• The purpose of 271(f) of the Patent Act was to fill a gap in patent infringement liability that was exposed in Deepsouth Packing Co. v. Laitram Corp., 406 U.S. 518, 92 S. Ct. 1700 (1972). Under Deepsouth, a United States product covered by a combination patent could be domestically manufactured as unassembled components to be sold and assembled outside the United States without infringing on the patent. Subsections (f)(1) and (f)(2) were thus introduced to assign liability if the export was of a (quantitatively) substantial portion of the invention or a single component that was especially made or adapted for use in the invention.  

The Court conceded that the word "substantial" is ordinarily ambiguous. Nonetheless, it declined to give to juries the task of deciding on a case-by-case basis whether a quantitative or qualitative meaning should govern. Furthermore, because the use of "substantial" within the context of 271(f)(1) supported a quantitative interpretation, the Court declined to take into account qualitative meanings when determining whether Life Technologies had infringed the patent. The Court also decided that a qualitative definition of “substantial” would be too subjective to be of much use to courts or market participants.     

The Court then determined that a single component did not constitute a substantial portion of components for the purposes of violating 271(f)(1). Section 271(f)(2) assigns liability for the supply of "any component" (singular) abroad. Though the two sections of the Patent Act serve different purposes, interpreting a single component as being sufficient for liability under 271(f)(1) would undermine the effect of 271(f)(2). On this basis, the Court decided that the American production of Taq polymerase, as one out of five components of the Life Technologies kit assembled in the UK, was insufficient to constitute infringement of the Tautz patent.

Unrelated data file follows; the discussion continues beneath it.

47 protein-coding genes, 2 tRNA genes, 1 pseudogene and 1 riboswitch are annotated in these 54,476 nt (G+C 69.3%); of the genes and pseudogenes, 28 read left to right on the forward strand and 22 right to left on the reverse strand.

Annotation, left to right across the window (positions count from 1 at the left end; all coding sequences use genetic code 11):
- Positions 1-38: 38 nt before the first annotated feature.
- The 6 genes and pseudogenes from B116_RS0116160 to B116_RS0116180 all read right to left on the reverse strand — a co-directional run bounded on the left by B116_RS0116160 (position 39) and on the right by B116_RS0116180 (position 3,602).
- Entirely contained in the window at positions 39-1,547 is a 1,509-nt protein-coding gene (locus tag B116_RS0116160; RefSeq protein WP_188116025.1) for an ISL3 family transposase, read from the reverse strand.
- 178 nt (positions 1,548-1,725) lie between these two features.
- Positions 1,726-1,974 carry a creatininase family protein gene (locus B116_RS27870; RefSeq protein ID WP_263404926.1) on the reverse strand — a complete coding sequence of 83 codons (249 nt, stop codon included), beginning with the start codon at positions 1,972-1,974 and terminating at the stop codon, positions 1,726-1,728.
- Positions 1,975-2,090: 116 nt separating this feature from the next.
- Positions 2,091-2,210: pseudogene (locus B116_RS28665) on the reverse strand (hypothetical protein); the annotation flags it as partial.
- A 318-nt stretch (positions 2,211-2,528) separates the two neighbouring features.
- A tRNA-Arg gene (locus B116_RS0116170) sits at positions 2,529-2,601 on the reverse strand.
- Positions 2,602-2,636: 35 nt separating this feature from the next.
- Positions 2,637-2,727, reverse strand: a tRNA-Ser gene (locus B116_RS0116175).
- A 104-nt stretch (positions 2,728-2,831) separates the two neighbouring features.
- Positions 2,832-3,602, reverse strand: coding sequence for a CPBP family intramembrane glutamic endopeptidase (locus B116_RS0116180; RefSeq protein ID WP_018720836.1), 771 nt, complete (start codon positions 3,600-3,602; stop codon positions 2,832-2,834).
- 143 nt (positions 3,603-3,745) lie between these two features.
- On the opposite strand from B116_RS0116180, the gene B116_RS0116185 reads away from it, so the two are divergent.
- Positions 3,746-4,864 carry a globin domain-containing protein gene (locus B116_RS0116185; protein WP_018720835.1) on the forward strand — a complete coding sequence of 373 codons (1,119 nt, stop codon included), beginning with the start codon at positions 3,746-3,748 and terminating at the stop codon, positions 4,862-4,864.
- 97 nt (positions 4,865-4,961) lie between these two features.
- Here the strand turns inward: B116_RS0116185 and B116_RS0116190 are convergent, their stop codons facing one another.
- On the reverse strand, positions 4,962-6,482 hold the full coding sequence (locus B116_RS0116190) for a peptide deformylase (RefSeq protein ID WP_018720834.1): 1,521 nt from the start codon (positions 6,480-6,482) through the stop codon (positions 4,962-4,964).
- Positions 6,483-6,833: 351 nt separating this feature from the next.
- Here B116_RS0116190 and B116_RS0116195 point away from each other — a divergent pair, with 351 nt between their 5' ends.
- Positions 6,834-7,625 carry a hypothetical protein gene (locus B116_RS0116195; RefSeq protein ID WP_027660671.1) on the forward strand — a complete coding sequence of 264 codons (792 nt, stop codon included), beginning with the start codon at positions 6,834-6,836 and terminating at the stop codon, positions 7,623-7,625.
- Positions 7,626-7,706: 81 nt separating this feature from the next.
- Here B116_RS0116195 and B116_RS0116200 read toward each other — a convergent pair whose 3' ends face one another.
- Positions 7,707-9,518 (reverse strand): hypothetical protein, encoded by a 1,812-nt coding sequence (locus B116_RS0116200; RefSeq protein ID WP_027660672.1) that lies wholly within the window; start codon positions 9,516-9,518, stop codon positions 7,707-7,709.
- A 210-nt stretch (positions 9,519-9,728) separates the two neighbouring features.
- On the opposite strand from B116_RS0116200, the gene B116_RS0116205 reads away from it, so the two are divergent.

In doing so, the Court identified a gap in legislation, holding that cases in which an insubstantial portion of a multicomponent invention is shipped out of the United States are not within the scope of 271(f)(1). However, the court did not decide how many components of a multicomponent invention constitute "a substantial portion" for the purposes of 271(f)(1). 

Relevant Science 

DNA (deoxyribonucleic acid) consists of two linear strands of nucleotides that are complementarily linked by nucleotide (or base) pairing, thus forming the familiar double helix structure. One strand of the helix runs in the opposite direction of the other (antiparallel). All DNA consists of four nucleotides; adenine pairs with thymine, and cytosine pairs with guanine. The sequence of nucleotides in a DNA strand encodes instructions for the cell's machinery to create proteins and perform vital functions. 

DNA can be copied, or amplified, in the lab by a process called polymerase chain reaction (PCR), which mimics the mechanism by which cells copy DNA in vivo. The Tautz patent, at issue in this case, claims a genetic testing toolkit that takes advantage of certain features of PCR. This toolkit finds application in law enforcement settings, for example, by helping investigators amplify DNA samples to create genetic profiles of individuals.   

The kit consists of five components: